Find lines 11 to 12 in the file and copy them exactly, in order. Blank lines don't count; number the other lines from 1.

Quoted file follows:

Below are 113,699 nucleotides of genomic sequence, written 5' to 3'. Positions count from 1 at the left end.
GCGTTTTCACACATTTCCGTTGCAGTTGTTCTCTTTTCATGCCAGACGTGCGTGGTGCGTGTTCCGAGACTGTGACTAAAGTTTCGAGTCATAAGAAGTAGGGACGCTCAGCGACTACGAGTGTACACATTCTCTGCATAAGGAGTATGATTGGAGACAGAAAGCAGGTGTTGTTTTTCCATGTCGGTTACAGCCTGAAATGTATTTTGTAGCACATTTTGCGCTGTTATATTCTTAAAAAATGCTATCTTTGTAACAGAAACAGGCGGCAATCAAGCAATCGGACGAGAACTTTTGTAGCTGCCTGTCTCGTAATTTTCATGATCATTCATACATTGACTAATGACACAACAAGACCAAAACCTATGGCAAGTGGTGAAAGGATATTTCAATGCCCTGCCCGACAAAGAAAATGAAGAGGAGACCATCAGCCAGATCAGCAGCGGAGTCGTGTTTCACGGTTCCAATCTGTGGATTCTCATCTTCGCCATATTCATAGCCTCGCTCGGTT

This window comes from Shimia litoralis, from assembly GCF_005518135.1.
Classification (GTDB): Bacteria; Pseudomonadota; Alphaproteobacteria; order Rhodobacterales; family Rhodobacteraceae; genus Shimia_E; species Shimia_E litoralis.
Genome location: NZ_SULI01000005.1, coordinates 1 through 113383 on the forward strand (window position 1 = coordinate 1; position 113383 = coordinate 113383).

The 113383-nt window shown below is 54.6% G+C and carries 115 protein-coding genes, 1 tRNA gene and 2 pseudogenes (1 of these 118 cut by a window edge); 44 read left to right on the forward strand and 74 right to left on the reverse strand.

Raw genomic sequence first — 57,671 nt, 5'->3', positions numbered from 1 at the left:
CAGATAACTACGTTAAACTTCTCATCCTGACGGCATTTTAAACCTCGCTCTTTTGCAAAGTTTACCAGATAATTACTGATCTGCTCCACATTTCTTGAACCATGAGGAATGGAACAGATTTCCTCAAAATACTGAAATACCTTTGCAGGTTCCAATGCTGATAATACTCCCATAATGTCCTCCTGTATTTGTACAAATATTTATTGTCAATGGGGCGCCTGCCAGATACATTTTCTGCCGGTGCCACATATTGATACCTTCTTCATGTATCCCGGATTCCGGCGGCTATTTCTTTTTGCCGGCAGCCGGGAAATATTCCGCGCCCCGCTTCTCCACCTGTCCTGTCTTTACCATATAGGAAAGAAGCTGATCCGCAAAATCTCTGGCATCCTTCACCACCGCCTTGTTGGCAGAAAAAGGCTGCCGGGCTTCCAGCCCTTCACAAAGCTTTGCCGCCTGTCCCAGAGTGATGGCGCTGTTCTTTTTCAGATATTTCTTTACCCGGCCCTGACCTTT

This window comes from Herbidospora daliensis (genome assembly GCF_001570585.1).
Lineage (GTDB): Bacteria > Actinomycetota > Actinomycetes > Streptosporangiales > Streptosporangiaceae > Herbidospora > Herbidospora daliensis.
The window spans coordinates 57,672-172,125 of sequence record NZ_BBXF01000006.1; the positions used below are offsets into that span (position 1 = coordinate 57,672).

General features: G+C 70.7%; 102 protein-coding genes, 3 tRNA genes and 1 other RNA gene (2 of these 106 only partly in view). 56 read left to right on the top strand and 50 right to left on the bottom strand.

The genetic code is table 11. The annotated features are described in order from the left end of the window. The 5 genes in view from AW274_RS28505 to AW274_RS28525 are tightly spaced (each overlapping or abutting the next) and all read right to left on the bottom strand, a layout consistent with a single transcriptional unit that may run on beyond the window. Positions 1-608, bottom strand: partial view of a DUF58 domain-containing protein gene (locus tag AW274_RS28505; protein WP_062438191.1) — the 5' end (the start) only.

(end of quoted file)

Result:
The window spans coordinates 57,672-172,125 of sequence record NZ_BBXF01000006.1; the positions used below are offsets into that span (position 1 = coordinate 57,672).

General features: G+C 70.7%; 102 protein-coding genes, 3 tRNA genes and 1 other RNA gene (2 of these 106 only partly in view). 56 read left to right on the top strand and 50 right to left on the bottom strand.